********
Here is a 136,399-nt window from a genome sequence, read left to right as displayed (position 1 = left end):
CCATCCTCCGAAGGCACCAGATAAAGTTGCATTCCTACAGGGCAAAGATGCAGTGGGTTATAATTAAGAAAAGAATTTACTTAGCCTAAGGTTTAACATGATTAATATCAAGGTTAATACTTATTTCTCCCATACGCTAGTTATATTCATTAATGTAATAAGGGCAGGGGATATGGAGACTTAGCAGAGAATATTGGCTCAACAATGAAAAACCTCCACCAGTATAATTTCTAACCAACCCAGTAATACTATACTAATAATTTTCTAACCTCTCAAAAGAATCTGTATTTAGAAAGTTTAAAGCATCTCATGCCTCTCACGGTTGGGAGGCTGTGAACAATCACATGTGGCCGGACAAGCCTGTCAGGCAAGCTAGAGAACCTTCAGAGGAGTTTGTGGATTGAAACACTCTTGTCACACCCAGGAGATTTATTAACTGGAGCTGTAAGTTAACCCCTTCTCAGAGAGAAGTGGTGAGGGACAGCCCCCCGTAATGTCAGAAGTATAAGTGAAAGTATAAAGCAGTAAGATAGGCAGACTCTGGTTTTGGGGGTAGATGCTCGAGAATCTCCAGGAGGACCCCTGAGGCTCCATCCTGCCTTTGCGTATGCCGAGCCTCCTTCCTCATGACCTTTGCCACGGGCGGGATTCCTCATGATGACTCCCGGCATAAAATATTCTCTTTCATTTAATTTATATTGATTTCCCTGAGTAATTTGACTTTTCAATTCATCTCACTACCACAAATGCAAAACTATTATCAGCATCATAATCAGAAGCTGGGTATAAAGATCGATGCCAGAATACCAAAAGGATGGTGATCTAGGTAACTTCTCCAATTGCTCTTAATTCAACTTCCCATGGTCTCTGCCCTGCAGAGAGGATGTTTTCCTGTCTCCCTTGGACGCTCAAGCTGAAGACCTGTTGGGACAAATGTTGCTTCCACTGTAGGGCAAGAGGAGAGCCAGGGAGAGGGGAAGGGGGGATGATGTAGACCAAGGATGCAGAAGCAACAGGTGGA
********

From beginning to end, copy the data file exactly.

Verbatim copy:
Here is a 136,399-nt window from a genome sequence, read left to right as displayed (position 1 = left end):
CCATCCTCCGAAGGCACCAGATAAAGTTGCATTCCTACAGGGCAAAGATGCAGTGGGTTATAATTAAGAAAAGAATTTACTTAGCCTAAGGTTTAACATGATTAATATCAAGGTTAATACTTATTTCTCCCATACGCTAGTTATATTCATTAATGTAATAAGGGCAGGGGATATGGAGACTTAGCAGAGAATATTGGCTCAACAATGAAAAACCTCCACCAGTATAATTTCTAACCAACCCAGTAATACTATACTAATAATTTTCTAACCTCTCAAAAGAATCTGTATTTAGAAAGTTTAAAGCATCTCATGCCTCTCACGGTTGGGAGGCTGTGAACAATCACATGTGGCCGGACAAGCCTGTCAGGCAAGCTAGAGAACCTTCAGAGGAGTTTGTGGATTGAAACACTCTTGTCACACCCAGGAGATTTATTAACTGGAGCTGTAAGTTAACCCCTTCTCAGAGAGAAGTGGTGAGGGACAGCCCCCCGTAATGTCAGAAGTATAAGTGAAAGTATAAAGCAGTAAGATAGGCAGACTCTGGTTTTGGGGGTAGATGCTCGAGAATCTCCAGGAGGACCCCTGAGGCTCCATCCTGCCTTTGCGTATGCCGAGCCTCCTTCCTCATGACCTTTGCCACGGGCGGGATTCCTCATGATGACTCCCGGCATAAAATATTCTCTTTCATTTAATTTATATTGATTTCCCTGAGTAATTTGACTTTTCAATTCATCTCACTACCACAAATGCAAAACTATTATCAGCATCATAATCAGAAGCTGGGTATAAAGATCGATGCCAGAATACCAAAAGGATGGTGATCTAGGTAACTTCTCCAATTGCTCTTAATTCAACTTCCCATGGTCTCTGCCCTGCAGAGAGGATGTTTTCCTGTCTCCCTTGGACGCTCAAGCTGAAGACCTGTTGGGACAAATGTTGCTTCCACTGTAGGGCAAGAGGAGAGCCAGGGAGAGGGGAAGGGGGGATGATGTAGACCAAGGATGCAGAAGCAACAGGTGGA